Efforts to improve teaching standards in Torfaen hampered by strikes, says council
Education inspectors are due to make at least two further visits to Torfaen to assess how the council is responding to a critical report they issued.
But the council has warned efforts to ensure the quality of teaching has been impacted by industrial action by head teachers that has been ongoing since February.
Torfaen is the second Gwent council to highlight the impact of the action short of a strike being taken by heads after Monmouthshire said non cooperation by school leaders meant it couldn’t provide assurances to councillors on school peformance.
As part of the action heads are refusing to undertake additional work or do so outside of school hours and keeping interaction with inspection body Estyn to a minimum.
A council report stated: “Action short of strike has negatively impacted on the ability to evaluate the quality of teaching in individual schools and impact of support provided.”
Estyn condemned Torfaen Borough Council as “a local authority causing significant concern” due to shortcomings in secondary school performance in an inspection report last year.
Since then the council, along with the Gwent Education Achievement Service, has been working to improve education, and support offered to schools, with the council having produced a Post Inspection Action Plan to guide its activity.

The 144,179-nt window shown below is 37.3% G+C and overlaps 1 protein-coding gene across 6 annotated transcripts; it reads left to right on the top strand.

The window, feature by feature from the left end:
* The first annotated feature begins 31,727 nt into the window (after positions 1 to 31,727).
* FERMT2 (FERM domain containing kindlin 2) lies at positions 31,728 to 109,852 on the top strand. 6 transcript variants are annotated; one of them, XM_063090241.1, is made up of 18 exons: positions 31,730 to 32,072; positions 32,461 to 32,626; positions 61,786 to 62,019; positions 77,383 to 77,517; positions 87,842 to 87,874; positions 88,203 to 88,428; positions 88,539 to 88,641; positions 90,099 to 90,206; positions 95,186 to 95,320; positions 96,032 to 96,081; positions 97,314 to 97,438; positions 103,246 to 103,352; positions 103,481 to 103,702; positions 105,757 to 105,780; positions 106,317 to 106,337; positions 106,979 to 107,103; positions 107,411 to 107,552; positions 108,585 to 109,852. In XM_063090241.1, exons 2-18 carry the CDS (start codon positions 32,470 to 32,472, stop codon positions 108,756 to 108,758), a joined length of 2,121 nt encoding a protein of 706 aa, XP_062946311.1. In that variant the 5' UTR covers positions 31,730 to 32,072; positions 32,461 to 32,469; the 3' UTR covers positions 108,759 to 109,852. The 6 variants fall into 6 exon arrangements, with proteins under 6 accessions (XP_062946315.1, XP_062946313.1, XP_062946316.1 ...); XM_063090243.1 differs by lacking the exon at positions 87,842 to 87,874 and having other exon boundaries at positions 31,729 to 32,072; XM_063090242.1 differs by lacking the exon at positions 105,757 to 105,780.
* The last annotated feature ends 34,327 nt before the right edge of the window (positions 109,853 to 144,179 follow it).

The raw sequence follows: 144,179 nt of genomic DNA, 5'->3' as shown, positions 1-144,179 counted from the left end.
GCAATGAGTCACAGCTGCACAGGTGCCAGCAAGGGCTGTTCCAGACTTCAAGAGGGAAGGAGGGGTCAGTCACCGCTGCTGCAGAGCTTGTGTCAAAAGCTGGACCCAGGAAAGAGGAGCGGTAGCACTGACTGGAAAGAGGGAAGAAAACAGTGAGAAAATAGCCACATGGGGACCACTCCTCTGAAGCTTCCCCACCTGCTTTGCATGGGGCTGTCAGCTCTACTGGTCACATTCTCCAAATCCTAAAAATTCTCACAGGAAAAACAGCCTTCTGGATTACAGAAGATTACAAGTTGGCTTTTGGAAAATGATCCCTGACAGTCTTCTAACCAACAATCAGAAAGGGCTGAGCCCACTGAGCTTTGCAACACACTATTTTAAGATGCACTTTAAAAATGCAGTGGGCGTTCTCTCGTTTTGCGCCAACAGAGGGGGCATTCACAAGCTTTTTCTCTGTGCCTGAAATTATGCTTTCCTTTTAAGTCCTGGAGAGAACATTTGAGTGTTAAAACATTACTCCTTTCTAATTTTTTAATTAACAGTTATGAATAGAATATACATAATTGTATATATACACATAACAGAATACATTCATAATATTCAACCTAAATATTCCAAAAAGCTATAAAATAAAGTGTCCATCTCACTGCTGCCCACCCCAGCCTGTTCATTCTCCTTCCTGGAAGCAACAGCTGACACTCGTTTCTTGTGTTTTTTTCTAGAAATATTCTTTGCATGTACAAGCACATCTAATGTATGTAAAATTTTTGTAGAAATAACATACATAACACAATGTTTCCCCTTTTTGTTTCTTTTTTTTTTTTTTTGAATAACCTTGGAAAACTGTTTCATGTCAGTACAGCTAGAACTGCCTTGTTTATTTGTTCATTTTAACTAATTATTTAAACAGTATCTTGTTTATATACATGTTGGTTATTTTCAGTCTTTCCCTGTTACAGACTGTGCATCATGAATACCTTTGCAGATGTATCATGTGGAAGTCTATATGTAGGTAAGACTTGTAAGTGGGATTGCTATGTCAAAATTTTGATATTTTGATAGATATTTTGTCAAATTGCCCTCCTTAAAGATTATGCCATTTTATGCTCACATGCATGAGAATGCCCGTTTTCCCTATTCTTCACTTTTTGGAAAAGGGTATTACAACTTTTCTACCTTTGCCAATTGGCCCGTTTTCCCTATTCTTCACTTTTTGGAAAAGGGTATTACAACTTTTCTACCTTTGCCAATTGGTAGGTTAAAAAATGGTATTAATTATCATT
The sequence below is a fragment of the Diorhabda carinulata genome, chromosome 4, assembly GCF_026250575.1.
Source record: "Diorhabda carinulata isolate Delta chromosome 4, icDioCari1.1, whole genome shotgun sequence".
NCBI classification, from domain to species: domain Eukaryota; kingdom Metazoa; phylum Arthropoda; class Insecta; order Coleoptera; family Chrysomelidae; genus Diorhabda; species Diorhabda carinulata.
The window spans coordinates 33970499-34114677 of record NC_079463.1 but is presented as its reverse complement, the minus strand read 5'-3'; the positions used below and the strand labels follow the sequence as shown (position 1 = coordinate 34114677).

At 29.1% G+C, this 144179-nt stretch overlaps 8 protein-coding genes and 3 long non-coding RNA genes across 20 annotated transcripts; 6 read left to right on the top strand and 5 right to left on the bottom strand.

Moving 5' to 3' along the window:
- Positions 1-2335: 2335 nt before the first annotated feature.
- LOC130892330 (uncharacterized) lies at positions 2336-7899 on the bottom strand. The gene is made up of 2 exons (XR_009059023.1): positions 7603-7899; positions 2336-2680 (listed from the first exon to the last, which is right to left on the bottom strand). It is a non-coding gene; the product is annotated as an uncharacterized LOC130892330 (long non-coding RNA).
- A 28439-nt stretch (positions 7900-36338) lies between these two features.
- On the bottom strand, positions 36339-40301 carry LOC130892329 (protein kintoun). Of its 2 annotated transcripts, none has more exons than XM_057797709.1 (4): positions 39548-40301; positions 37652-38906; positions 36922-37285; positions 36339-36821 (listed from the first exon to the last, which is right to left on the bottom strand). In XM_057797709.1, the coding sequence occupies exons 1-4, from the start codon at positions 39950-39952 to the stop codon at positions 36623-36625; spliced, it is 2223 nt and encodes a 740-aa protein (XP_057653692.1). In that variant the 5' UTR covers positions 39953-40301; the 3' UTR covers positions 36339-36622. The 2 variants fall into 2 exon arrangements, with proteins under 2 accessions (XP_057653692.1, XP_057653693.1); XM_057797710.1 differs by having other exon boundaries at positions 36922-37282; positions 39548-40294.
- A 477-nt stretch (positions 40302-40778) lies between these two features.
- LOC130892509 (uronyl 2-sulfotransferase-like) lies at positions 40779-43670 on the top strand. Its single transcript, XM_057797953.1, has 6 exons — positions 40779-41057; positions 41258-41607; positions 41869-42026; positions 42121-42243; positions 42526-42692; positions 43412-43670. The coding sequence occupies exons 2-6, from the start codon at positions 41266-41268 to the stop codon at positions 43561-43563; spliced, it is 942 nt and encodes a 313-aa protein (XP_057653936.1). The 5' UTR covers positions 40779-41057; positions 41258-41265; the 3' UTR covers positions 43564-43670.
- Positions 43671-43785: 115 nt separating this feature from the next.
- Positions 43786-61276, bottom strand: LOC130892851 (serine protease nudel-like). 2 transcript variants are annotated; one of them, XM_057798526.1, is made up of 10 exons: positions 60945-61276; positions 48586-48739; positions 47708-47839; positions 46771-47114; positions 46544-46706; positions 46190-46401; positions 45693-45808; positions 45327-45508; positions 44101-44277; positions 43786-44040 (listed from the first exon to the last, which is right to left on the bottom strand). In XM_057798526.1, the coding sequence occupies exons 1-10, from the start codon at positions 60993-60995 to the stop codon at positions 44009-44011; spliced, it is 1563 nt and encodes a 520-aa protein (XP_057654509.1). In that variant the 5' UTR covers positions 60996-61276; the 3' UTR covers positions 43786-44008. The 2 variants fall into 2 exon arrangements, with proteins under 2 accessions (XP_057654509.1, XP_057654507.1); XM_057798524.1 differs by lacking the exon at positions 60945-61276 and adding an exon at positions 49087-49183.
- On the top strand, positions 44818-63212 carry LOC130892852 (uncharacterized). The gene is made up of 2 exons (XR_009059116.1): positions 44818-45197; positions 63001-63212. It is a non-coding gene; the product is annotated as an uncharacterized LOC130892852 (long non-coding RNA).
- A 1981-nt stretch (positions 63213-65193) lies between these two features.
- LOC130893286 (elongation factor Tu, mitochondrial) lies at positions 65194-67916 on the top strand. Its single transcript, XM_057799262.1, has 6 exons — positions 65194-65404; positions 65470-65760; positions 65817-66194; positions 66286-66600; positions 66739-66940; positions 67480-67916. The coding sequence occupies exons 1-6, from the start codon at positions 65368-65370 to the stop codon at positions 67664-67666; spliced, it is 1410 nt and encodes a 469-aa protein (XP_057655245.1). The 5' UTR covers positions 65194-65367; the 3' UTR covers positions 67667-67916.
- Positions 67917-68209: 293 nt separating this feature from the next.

Andrew Powles, the council’s deputy director of education, said inspectors are next due to visit the authority in January and then again in June next year.
He told the council’s Education Overview and Scrutiny: “They will then determine whether to proceed with further monitoring visits to look at all the recommendations.”
He said the most recent inspection was this June when inspectors looked at how the council has addressed its strategic leadership of education and the provision of additional learning needs.
In January they will assess progress on improving outcomes for learners, particularly those in secondary schools, while in June next year they will consider how the council and schools have responded to the need to strengthen performance management and self-evaluation and how that links to planning improvement.
The comment that the ability to evaluate teaching has impacted by industrial action was made in a report for the committee under the heading on self-evaluation and planning improvement.
In response to Estyn’s first recommendation, that outcomes for learners be improved, the committee was told that “low attendance continues to be a significant issue in many schools”.
The committee has said it will keep Estyn’s four improvement recommendations on its work programme, so that is updated on progress, for the coming year.
Cwmbran Fairwater Labour councillor Jayne Watkins said: “I’m happy with the progress made so far but agree we need to keep it on our monitoring for the next year.”
By BBC LDRS
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